When Amursana rebelled against the Qing dynasty, the Aq Taghliq khojas Burhanuddin and Jahan rebelled in Yarkand. Their rule was not popular and the people greatly disliked them for appropriating anything they needed from clothing to livestock. In February 1758, The Qing sent Yaerhashan and Zhao Hui with 10,000 troops against the Aq Taghliq regime. Zhao Hui was besieged by enemy forces at Yarkand until January 1759, but otherwise the Qing army did not encounter any difficulties on campaign. The khoja brothers fled to Badakhshan where they were captured by the ruler Sultan Shah, who executed them and handed Jahan's head to the Qing. The Tarim Basin was pacified in 1759.
Genocide [ edit ]
According to the Qing scholar Wei Yuan (1794–1857), the Dzungar population before the Qing conquest was around 600,000 in 200,000 households. Wei Yuan wrote that about 40 percent of the Dzungar households were killed by smallpox, 20 percent fled to Russia or Kazakh tribes, and 30 percent were killed by Manchu bannermen. For several thousands of li, there were no gers except of those who had surrendered. Wen-Djang Chu wrote that 80 percent of the 600,000 or more Dzungars were destroyed by disease and attack which Michael Clarke described as "the complete destruction of not only the Dzungar state but of the Dzungars as a people."
It's argued by the historian Peter Perdue that the destruction of the Dzungars was the result of an explicit policy of extermination launched by the Qianlong Emperor which lasted for two years. His commanders were reluctant to carry out his orders, which he repeated several times using the term jiao (extermination) over and over again. The commanders Hadaha and Agui were punished for only occupying Dzungar lands but letting the people escape. The generals Jaohui and Shuhede were punished for not showing sufficient zeal in exterminating rebels. Qianlong explicitly ordered the Khalkha Mongols to "take the young and strong and massacre them." The elderly, children, and women were spared but they could not preserve their former names or titles. Mark Levene, a historian whose recent research interests focus on genocide, states that the extermination of the Dzungars was "arguably the eighteenth century genocide par excellence."
Widespread anti-Dzungar opinion by former Dzungar subjects contributed to their genocide. The Muslim Kazakhs and former people of the Yarkent Khanate in the Tarim Basin (now called Uyghurs), were treated poorly under by the Buddhist Dzungars, who used them as slave labor, and participated in the Qing invasion and attacked the Dzungars. Uyghur leaders like Khoja Emin were granted titles within the Qing nobility, and acted as an intermediary with Muslims from the Tarim Basin. They told the Muslims that the Qing only wanted to kill Oirats and that they would leave the Muslims alone. They also convinced the Muslims to aid the Qing in killing Oirates.
Demographic change in Xinjiang [ edit ]
After the destruction of the Dzungar Oirat people, the Qing dynasty sponsored the settlement of millions of Han, Hui, Xibe, Daur, Solon, Turkestani Oasis people (Uyghurs) and Manchus in Dzungaria since the land had been emptied. Stanley W. Toops notes that modern Xinjiang's demographic situation still reflects the settlement initiative of the Qing dynasty. One third of Xinjiang's total population consisted of Han, Hui, and Kazakhs in the north while around two-thirds were Uyghurs in southern Xinjiang's Tarim Basin. Some cities in northern Xinjiang such as Ürümqi and Yining were essentially made by the Qing settlement policy.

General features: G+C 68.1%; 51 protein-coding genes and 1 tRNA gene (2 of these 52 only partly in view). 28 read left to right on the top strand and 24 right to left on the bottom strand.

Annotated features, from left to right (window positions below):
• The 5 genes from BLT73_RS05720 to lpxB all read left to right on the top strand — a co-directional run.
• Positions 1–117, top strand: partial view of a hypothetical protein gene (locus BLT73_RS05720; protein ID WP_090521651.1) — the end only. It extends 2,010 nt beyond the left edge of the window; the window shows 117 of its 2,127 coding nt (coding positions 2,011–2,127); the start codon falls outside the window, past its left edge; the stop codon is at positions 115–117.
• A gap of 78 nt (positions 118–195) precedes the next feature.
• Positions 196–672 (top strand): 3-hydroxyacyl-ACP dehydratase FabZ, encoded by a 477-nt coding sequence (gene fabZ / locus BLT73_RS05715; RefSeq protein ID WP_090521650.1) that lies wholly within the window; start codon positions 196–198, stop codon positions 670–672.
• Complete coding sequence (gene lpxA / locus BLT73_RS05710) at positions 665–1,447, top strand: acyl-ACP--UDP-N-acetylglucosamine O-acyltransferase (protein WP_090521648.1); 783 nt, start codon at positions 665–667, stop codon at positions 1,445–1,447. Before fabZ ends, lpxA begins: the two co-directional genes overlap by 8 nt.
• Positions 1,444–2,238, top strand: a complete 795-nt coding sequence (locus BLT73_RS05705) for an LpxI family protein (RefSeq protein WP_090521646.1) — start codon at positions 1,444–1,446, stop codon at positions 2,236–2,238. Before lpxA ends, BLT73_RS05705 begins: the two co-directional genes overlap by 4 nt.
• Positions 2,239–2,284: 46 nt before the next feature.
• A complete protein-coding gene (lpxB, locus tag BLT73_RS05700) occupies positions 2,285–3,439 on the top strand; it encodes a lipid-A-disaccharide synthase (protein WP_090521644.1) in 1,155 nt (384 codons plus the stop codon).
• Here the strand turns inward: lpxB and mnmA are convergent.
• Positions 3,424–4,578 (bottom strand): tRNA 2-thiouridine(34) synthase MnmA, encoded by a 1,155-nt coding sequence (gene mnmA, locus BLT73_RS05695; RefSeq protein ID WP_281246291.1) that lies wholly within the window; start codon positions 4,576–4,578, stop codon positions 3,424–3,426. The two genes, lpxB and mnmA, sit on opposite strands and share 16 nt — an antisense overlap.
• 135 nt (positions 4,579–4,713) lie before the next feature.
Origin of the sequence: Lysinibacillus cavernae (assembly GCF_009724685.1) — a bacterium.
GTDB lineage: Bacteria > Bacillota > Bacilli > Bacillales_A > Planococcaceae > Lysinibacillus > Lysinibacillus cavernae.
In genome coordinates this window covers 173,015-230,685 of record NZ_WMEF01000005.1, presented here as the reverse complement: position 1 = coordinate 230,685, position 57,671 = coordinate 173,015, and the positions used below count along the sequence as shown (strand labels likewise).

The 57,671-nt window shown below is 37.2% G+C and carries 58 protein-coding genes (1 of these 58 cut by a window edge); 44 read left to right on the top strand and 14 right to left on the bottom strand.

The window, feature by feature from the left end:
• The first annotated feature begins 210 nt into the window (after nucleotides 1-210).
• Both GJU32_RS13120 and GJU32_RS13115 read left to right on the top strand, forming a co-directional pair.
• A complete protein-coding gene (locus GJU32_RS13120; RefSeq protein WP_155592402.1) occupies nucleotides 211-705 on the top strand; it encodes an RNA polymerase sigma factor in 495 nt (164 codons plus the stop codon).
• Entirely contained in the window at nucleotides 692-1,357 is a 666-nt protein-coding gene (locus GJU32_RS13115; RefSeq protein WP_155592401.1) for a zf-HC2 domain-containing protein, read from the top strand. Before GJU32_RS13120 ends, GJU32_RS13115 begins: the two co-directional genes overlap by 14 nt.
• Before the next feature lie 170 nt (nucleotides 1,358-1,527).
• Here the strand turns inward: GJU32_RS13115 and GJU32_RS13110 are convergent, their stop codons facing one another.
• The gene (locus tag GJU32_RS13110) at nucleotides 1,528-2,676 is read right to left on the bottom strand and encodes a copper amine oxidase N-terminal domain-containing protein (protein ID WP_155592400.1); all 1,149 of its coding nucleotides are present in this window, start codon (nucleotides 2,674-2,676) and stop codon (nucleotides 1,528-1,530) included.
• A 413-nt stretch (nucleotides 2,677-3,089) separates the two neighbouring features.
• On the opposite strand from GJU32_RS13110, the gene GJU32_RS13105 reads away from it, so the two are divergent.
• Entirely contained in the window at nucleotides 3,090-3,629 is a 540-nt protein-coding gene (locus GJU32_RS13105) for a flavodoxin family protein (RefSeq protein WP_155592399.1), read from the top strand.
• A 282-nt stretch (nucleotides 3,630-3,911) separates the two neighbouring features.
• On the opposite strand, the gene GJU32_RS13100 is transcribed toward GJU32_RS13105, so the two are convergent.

The elimination of the Buddhist Dzungars led to the rise of Islam and its Muslim Begs as the predominant moral political authority in Xinjiang. Many Muslim Taranchis also moved to northern Xinjiang. According to Henry Schwarz, "the Qing victory was, in a certain sense, a victory for Islam". Ironically, the destruction of the Dzungars by the Qing led to the consolidation of Turkic Muslim power in the region, since Turkic Muslim culture and identity was tolerated or even promoted by the Qing.
In 1759, the Qing dynasty proclaimed that the land formerly belonging to the Dzungars was now part of "China" (Dulimbai Gurun) in a Manchu memorial. The Qing ideology of unification portrayed the "outer" non-Han Chinese like the Mongols, Oirats, and Tibetans together with the "inner" Han Chinese as "one family" united in the Qing state. The Qing described the phrase "Zhong Wai Yi Jia" (中外一家) or "Nei Wai Yi Jia" (內外一家, "interior and exterior as one family"), to convey this idea of "unification" to different peoples.
Leaders of the Dzungar Khanate [ edit ]
- Khara Khula, title:Khong Tayiji
- Erdeni Batur, title: Khong Tayiji
- Sengge, title: Khong Tayiji
- Galdan Boshugtu Khan, titles: Khong Tayiji, Boshogtu Khan
- Tsewang Rabtan, title: Khong Tayiji, Khan
- Galdan Tseren, title: Khong Tayiji
- Tsewang Dorji Namjal, title: Khong Tayiji
- Lama Dorji, title: Khong Tayiji
- Dawachi, title: Khong Tayiji
‡ Note: Although Amursana had de facto control of some areas of Dzungaria during 1755–1756, he could never officially become Khan due to the inferior rank of his clan, the Khoid.
Culture [ edit ]
Oirat society was similar to other nomadic societies. It was heavily dependent on animal husbandry but also practiced limited agriculture. After the conquest of the Yarkent Khanate in 1680, they used people from the Tarim Basin as slave labour to cultivate land in Dzungaria. The Dzungar economy and industry was fairly complex for a nomadic society. They had iron, copper, and silver mines producing raw ore, which the Dzungars made into weapons and shields, including even firearms, bullets, and other utensils. Dzungar weaponry included a fair amount of gunpowder weaponry. In 1762, the Qing army discovered four large Dzungar bronze cannons, eight "soaring" cannons, and 10,000 shells.